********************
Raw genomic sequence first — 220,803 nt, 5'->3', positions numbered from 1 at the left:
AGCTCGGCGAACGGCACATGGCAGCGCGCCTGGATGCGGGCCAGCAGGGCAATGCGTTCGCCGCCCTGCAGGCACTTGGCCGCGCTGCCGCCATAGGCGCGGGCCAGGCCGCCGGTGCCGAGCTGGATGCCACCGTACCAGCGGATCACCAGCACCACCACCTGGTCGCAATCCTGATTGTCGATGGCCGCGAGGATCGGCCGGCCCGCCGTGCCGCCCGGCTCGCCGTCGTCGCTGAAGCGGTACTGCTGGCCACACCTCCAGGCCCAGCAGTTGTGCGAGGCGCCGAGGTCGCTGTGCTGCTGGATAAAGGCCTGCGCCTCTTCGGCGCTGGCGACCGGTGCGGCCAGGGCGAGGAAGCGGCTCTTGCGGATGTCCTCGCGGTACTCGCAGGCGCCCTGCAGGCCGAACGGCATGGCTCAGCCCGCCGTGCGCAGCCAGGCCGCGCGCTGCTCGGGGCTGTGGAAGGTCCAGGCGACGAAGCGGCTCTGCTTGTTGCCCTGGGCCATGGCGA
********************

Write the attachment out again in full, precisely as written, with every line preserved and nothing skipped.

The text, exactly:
Raw genomic sequence first — 220,803 nt, 5'->3', positions numbered from 1 at the left:
AGCTCGGCGAACGGCACATGGCAGCGCGCCTGGATGCGGGCCAGCAGGGCAATGCGTTCGCCGCCCTGCAGGCACTTGGCCGCGCTGCCGCCATAGGCGCGGGCCAGGCCGCCGGTGCCGAGCTGGATGCCACCGTACCAGCGGATCACCAGCACCACCACCTGGTCGCAATCCTGATTGTCGATGGCCGCGAGGATCGGCCGGCCCGCCGTGCCGCCCGGCTCGCCGTCGTCGCTGAAGCGGTACTGCTGGCCACACCTCCAGGCCCAGCAGTTGTGCGAGGCGCCGAGGTCGCTGTGCTGCTGGATAAAGGCCTGCGCCTCTTCGGCGCTGGCGACCGGTGCGGCCAGGGCGAGGAAGCGGCTCTTGCGGATGTCCTCGCGGTACTCGCAGGCGCCCTGCAGGCCGAACGGCATGGCTCAGCCCGCCGTGCGCAGCCAGGCCGCGCGCTGCTCGGGGCTGTGGAAGGTCCAGGCGACGAAGCGGCTCTGCTTGTTGCCCTGGGCCATGGCGA